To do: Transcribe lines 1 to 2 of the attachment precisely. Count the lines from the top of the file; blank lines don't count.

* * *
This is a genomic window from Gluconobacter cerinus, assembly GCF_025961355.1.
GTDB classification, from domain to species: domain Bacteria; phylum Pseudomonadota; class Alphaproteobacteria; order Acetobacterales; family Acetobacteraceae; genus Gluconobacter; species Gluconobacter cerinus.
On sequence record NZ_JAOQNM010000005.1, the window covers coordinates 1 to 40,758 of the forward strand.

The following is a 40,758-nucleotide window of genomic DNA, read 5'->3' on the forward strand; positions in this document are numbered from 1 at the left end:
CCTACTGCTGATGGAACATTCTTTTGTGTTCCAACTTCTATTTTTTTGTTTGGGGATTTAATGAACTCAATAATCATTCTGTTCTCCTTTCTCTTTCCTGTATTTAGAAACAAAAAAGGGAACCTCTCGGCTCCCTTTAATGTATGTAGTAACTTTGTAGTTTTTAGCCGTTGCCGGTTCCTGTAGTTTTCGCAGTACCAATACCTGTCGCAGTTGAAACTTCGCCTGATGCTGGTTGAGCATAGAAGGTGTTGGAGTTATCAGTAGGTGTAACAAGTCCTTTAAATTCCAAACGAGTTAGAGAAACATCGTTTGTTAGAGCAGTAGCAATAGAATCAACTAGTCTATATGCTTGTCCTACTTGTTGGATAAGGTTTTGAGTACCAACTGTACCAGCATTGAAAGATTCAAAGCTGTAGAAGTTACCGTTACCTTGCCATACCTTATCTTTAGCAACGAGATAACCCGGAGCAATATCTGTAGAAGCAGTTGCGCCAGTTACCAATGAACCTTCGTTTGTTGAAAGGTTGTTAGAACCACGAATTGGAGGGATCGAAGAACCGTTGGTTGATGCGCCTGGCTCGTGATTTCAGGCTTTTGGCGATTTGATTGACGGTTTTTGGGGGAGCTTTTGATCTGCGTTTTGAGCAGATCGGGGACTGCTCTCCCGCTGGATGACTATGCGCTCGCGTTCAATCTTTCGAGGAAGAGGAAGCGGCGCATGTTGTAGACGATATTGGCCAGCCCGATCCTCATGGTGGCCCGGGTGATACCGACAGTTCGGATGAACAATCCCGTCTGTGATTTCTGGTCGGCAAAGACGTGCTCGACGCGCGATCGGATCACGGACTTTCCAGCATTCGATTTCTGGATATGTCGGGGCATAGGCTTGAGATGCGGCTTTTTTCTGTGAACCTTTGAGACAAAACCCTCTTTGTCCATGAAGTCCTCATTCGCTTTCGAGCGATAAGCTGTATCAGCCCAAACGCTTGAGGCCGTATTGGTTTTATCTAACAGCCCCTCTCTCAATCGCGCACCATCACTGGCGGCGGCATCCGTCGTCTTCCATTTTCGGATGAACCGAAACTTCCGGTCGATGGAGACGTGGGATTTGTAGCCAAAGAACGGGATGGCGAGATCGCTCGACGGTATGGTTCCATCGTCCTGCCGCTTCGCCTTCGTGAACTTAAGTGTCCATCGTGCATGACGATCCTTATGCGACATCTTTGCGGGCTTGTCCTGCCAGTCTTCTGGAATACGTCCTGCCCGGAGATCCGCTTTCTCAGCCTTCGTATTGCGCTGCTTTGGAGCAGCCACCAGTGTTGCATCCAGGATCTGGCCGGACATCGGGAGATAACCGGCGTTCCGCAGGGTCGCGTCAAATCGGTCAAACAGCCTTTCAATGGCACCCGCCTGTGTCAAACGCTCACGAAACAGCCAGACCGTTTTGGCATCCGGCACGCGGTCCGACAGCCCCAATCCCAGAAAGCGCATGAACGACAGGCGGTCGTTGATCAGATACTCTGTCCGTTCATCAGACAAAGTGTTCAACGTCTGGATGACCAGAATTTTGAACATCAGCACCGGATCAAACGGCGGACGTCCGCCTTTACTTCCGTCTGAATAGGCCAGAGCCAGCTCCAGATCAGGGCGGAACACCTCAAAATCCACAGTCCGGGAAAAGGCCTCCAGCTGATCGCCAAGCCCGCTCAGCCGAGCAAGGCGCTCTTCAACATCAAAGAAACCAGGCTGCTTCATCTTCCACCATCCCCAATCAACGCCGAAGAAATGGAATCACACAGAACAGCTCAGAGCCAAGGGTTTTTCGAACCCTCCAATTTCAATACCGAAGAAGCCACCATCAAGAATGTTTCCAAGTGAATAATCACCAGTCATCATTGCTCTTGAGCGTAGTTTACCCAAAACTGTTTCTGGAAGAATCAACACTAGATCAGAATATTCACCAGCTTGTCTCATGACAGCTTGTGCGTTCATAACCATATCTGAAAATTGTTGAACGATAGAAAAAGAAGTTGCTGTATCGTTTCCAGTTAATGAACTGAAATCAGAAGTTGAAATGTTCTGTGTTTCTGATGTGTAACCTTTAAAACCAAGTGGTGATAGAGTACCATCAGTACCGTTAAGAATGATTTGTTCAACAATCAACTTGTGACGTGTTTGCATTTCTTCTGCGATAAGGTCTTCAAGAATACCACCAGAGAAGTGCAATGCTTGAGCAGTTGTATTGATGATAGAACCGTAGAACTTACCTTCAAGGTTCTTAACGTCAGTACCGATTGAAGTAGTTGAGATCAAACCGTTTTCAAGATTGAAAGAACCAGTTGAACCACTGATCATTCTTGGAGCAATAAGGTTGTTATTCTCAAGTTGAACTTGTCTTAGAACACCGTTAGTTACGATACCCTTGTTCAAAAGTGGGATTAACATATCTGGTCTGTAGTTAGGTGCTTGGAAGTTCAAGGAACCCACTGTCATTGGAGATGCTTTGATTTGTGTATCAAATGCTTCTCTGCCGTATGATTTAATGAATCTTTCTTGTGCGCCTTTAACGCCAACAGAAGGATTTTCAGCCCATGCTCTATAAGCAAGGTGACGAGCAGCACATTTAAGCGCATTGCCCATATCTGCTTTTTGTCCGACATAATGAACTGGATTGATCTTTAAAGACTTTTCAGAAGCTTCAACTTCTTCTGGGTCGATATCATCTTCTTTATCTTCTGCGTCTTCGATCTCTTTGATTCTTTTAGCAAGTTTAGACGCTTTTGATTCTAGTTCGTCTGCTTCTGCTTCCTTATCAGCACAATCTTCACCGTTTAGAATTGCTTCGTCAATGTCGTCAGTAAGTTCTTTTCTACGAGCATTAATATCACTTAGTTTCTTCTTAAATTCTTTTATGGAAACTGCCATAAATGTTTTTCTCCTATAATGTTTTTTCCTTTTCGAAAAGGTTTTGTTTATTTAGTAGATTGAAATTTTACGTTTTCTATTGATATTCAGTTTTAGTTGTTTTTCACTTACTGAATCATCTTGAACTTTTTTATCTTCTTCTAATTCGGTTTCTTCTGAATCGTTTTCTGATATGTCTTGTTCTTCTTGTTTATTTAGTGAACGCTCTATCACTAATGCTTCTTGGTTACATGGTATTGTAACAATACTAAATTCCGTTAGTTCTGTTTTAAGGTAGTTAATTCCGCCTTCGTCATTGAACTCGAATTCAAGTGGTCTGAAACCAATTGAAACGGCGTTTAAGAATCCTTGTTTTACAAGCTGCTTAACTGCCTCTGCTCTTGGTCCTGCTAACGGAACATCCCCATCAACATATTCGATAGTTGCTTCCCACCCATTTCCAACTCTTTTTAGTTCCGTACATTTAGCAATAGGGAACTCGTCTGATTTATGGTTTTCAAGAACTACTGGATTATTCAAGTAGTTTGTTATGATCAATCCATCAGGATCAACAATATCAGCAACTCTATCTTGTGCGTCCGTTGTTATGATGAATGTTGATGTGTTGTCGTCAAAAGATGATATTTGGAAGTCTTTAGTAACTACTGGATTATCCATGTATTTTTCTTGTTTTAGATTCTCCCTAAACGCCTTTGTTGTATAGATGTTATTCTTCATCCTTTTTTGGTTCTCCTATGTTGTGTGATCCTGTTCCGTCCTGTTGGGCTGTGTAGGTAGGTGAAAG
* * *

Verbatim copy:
This is a genomic window from Gluconobacter cerinus, assembly GCF_025961355.1.
GTDB classification, from domain to species: domain Bacteria; phylum Pseudomonadota; class Alphaproteobacteria; order Acetobacterales; family Acetobacteraceae; genus Gluconobacter; species Gluconobacter cerinus.